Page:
Workplace Loneliness Being Tagged as Lethal Pandemic for Workers by Health Officials

26 Feb, 2024 Chriss Swaney

                               

Sarasota, FL (WorkersCompensation.com) -- The U.S. Surgeon General reports that widespread loneliness in the workplace and across America poses health risks as deadly as smoking up to 15 cigarettes daily.

And loneliness costs the U.S economy  an estimated $406 billion a year, in addition to the estimated $6.7 billion a year in Medicare costs for socially isolated older adults, according to the U.S. Labor Department

The Beatles sang about “all the lonely people’’ way back in 1966, and the United Kingdom even created a Minister of Loneliness cabinet post in 2018. Here in the United States Surgeon General Vivek Murthy has recently made loneliness and social connectedness his platform issue.

“Employees experiencing workplace loneliness are likely to experience negative consequences, both at work and in their personal lives,’’ said Emily Killham, senior director of people analytics, research and insights at Perceptyx. “When employees don’t feel support at work or that they are part of a greater mission, or when they don’t know where they fit in, this is when loneliness flourishes.’’

In contrast, Killham reports that those who feel connected are twice as likely to experience no workplace loneliness. The good news for companies and organizations, she points out, is that what builds connections isn’t a lot of new programs.

 “It’s a lot of what has worked for many years: great people management, meeting people with respect, building a healthy culture where workplace stress can be tackled and setting workers up with a shared future in the organization,’’ according to Killham.

Killham said that the data culled from surveying 1,500 workers nationwide shows that returning to the office won’t solve the problem. While remote workers report the highest level of loneliness, only 35 percent of the “very lonely’’ think more time in the office will improve their situation. Additionally, it is hybrid workers – who work in the office part of the week and the rest at home – rather than in-person- are the least isolated of all.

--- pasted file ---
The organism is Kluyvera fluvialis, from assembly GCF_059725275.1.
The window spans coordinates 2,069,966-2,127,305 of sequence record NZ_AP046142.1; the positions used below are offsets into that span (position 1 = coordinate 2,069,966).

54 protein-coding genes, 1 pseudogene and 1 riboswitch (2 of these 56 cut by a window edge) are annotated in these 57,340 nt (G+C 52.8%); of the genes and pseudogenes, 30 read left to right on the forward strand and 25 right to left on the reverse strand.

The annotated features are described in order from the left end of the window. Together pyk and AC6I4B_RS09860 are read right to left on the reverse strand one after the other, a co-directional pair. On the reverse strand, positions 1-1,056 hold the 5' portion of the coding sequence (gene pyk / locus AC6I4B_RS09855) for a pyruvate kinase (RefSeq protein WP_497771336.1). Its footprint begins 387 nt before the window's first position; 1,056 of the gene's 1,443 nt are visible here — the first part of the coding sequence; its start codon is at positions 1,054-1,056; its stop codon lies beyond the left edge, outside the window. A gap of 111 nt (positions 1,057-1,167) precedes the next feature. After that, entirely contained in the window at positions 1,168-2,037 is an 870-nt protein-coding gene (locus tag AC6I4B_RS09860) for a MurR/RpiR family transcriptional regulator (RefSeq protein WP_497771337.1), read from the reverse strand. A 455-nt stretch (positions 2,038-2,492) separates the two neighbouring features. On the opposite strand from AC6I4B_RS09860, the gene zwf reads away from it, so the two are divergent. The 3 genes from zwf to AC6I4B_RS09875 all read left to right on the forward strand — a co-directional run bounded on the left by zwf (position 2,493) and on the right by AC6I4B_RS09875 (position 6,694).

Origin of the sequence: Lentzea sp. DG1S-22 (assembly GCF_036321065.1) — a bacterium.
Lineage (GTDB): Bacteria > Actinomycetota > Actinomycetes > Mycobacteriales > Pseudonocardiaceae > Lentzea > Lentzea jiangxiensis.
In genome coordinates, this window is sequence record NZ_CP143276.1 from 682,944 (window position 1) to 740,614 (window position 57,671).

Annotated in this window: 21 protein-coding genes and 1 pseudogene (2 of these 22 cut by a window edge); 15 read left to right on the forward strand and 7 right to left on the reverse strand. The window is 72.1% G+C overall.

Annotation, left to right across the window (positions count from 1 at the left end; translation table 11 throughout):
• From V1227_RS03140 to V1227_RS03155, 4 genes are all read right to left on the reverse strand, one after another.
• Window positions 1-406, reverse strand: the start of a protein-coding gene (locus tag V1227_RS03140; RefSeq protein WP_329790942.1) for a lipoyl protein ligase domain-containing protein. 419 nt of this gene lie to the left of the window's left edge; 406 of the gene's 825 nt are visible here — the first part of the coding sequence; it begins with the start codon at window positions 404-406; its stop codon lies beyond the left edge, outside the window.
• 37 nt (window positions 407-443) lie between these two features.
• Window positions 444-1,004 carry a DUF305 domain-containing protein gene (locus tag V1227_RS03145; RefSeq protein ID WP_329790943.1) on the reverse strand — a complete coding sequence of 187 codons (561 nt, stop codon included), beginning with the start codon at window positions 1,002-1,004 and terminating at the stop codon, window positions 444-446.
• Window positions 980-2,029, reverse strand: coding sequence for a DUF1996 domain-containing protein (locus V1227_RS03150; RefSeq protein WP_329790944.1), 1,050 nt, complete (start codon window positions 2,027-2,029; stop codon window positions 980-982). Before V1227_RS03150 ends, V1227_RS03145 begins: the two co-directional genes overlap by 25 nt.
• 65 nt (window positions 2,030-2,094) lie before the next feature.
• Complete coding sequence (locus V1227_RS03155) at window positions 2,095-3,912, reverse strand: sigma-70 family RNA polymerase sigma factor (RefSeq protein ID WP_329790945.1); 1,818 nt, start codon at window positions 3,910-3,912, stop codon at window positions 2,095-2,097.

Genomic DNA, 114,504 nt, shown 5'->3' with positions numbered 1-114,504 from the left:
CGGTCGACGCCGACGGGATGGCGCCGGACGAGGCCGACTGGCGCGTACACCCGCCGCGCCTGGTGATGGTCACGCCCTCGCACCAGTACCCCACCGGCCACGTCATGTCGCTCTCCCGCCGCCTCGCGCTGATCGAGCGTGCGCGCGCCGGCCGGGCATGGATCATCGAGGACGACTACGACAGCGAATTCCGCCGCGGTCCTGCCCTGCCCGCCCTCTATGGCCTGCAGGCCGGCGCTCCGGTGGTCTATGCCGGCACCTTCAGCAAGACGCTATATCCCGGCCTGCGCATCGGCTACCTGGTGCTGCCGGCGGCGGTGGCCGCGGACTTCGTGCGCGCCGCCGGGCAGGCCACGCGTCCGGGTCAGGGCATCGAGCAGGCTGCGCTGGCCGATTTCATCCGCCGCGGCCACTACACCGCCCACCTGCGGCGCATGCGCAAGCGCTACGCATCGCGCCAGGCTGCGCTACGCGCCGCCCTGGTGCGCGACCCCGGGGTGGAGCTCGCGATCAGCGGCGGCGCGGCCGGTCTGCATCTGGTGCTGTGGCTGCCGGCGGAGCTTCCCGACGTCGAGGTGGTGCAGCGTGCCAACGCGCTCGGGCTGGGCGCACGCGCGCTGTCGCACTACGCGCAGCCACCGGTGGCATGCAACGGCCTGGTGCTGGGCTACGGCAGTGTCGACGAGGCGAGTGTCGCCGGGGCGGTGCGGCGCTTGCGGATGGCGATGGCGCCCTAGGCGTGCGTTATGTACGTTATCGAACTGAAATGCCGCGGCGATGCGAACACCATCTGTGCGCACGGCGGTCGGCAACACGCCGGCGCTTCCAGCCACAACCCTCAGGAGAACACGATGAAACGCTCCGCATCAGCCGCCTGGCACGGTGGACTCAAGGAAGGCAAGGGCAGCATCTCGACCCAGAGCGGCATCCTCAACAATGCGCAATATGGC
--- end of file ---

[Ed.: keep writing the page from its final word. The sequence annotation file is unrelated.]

Lori Moran of Ballymoney Real Estate Services Inc. in Pittsburgh, Pa, said employers need to strive to improve connections with remote workers. “The link between remote workers and loneliness is complex, but it is not impossible to solve,’’ she added. 

“When employees were sent home at the start of the pandemic, organizations developed a bad habit of equating proximity with connection,’’ said Killham. “Without physical  proximity, they substituted meetings. Overscheduling and forced connections lead management to reexamine how to create connections through technology. Loneliness is a connection issues,’’ Killham said.

Killham noted that it’s important for companies and organizations to create a psychologically safe environment where employees can make mistakes and fix them together, share values, and have purposeful interactions instead  of bringing people together to share information and then sending them out alone.’’

Rather than focusing on time in the office or number of meetings, Perceptyx recommends employers focus on the quality of interaction. Employees who feel appreciated at work are more motivated by their company’s values and more than twice as likely to report no loneliness, and those with a good connection to their manager are nearly twice as likely.

“So, there is something to be said for the daily morning chats around the old office water cooler,’’ said Moran.  “You can pick up so much information and work ideas by interacting and just listening, ‘’ said Moran.

“Employers are also noticing problems with ongoing connectiveness of their workforce, and their first instinct is to bring everybody back into the office,’’ said Killham.  “And they aren’t all wrong.’’

“Those workers who work fully remote report the greatest feeling of loneliness. Surprisingly though, those working on site each day are not the least lonely. Many organizations have pushed for a return to the office, only to have those employees close their office doors, avoid shared spaces and meals together, or use headphones to help them focus.’’

These acts of being “alone but together,’’ according to Killham, don’t build real connections any more than back-to-back digital meetings.  She warns that as companies move into 2024, it’s pivotal for them to foster a culture that provides real opportunities for real collaboration and shared sense of purpose for workers.

 Social isolation and loneliness were associated with a 32 percent and 14 percent higher risk, respectively , of all – cause mortality, as well as an increased risk of cancer mortality, according to Centers for Disease Control (CDC).

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    About The Author

    • Chriss Swaney

      Chriss Swaney is a freelance reporter who has written for Antique Trader Magazine, Reuters, The New York Times, U.S. News & World Report, the Burlington Free Press, UPI, The Tribune-Review and the Daily Record.

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